Even though the end reveals most twists, the fate of our protagonist remains ambiguous as he fades into the black. It’s the perfect existential ending for a seemingly meaningless quest.
‘Goldfinger’ (1964) consisted of sharp storytelling and craftsmanship.
Happy Death Day 2U is a worthy sequel to its predecessor and solidifies why this franchise has the cult following that it does.
It’s a powerful and un-apologetically memorizing narrative, which marinates in themes of mystery, intrigue, truth, deception, jealousy, and fate. Culminating to an ending that transcends beyond what is imaginable to the average human perception, and yet, all too familiar.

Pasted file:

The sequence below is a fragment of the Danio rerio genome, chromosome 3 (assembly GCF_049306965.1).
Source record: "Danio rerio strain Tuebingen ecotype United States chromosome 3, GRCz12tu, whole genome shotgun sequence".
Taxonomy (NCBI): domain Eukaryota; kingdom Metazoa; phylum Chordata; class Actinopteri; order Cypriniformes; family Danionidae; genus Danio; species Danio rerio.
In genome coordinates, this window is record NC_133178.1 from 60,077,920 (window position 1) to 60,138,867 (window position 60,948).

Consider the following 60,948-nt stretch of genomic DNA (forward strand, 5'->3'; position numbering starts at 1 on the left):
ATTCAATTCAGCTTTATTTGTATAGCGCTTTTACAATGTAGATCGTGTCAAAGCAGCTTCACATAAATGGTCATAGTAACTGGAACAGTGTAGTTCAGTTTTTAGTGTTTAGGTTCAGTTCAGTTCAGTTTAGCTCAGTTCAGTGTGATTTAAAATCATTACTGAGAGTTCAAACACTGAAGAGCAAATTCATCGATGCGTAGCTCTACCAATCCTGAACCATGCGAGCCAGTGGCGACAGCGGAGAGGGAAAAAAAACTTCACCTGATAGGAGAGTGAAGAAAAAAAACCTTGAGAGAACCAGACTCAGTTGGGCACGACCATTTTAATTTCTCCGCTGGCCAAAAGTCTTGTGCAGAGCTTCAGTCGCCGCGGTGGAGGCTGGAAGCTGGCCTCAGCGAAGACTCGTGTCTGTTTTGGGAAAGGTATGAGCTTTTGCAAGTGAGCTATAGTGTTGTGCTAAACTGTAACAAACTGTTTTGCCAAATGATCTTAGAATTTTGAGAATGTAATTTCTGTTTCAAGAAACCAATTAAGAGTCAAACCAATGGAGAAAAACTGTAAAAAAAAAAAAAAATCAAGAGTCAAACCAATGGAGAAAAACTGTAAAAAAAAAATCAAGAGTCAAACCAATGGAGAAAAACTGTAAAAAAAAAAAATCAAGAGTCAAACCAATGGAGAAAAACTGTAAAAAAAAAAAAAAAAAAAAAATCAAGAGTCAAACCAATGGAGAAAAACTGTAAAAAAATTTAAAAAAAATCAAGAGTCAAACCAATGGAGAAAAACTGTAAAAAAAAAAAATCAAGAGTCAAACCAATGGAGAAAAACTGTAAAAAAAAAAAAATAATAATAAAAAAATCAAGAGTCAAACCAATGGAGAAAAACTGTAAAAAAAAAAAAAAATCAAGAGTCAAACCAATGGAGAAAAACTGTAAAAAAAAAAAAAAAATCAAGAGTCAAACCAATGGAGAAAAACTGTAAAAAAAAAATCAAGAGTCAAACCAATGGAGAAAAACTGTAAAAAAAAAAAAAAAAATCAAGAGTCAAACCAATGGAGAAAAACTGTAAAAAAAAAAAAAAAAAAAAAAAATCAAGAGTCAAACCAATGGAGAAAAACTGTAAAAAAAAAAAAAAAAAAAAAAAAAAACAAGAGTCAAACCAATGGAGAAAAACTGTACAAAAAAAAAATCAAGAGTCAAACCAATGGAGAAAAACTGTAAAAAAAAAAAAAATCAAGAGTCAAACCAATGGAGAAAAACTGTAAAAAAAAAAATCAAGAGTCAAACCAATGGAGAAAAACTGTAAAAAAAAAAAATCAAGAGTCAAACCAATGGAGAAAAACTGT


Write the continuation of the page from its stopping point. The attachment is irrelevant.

The world feels lived in, because it is, and it gives you a sense of isolation around the main character.
Every single crew member on the set of ‘Psycho’ contributed to the success of the project, especially Bernard Herrmann’s insistent, eerie score, Saul Bass who primarily worked on storyboards, and Anthony Perkins who brought his polished theatrical performance style to the big screen.
It’s explicit, it’s very French, but there are sub-textual elements to ‘Day for Night’ that extend beyond what is seen.
A vibrant stage full of pink hues and dark purples to display the immense work of Technicolor, but also the deep, emotional love of the two leads